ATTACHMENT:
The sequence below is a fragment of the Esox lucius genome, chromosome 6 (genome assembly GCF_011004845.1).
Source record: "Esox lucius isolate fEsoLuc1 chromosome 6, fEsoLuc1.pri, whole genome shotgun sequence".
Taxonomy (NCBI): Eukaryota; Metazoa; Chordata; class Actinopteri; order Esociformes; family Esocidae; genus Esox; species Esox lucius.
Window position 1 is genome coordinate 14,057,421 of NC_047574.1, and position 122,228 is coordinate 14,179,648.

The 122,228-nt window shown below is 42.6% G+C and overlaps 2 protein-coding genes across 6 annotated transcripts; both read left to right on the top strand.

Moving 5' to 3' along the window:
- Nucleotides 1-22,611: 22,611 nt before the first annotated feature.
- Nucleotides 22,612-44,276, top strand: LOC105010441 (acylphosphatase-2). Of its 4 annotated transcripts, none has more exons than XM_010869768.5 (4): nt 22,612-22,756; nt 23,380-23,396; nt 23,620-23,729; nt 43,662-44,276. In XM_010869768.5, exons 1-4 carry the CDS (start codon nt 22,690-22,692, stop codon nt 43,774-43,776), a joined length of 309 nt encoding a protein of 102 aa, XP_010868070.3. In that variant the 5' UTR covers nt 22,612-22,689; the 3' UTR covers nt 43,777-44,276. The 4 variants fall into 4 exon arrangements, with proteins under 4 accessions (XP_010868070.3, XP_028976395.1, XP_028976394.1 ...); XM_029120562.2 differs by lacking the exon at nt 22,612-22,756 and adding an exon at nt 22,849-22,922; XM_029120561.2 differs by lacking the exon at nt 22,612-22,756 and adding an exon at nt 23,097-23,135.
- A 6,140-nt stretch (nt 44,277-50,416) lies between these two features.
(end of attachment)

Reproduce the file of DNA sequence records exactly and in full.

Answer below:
The sequence below is a fragment of the Esox lucius genome, chromosome 6 (genome assembly GCF_011004845.1).
Source record: "Esox lucius isolate fEsoLuc1 chromosome 6, fEsoLuc1.pri, whole genome shotgun sequence".
Taxonomy (NCBI): Eukaryota; Metazoa; Chordata; class Actinopteri; order Esociformes; family Esocidae; genus Esox; species Esox lucius.
Window position 1 is genome coordinate 14,057,421 of NC_047574.1, and position 122,228 is coordinate 14,179,648.

The 122,228-nt window shown below is 42.6% G+C and overlaps 2 protein-coding genes across 6 annotated transcripts; both read left to right on the top strand.

Moving 5' to 3' along the window:
- Nucleotides 1-22,611: 22,611 nt before the first annotated feature.
- Nucleotides 22,612-44,276, top strand: LOC105010441 (acylphosphatase-2). Of its 4 annotated transcripts, none has more exons than XM_010869768.5 (4): nt 22,612-22,756; nt 23,380-23,396; nt 23,620-23,729; nt 43,662-44,276. In XM_010869768.5, exons 1-4 carry the CDS (start codon nt 22,690-22,692, stop codon nt 43,774-43,776), a joined length of 309 nt encoding a protein of 102 aa, XP_010868070.3. In that variant the 5' UTR covers nt 22,612-22,689; the 3' UTR covers nt 43,777-44,276. The 4 variants fall into 4 exon arrangements, with proteins under 4 accessions (XP_010868070.3, XP_028976395.1, XP_028976394.1 ...); XM_029120562.2 differs by lacking the exon at nt 22,612-22,756 and adding an exon at nt 22,849-22,922; XM_029120561.2 differs by lacking the exon at nt 22,612-22,756 and adding an exon at nt 23,097-23,135.
- A 6,140-nt stretch (nt 44,277-50,416) lies between these two features.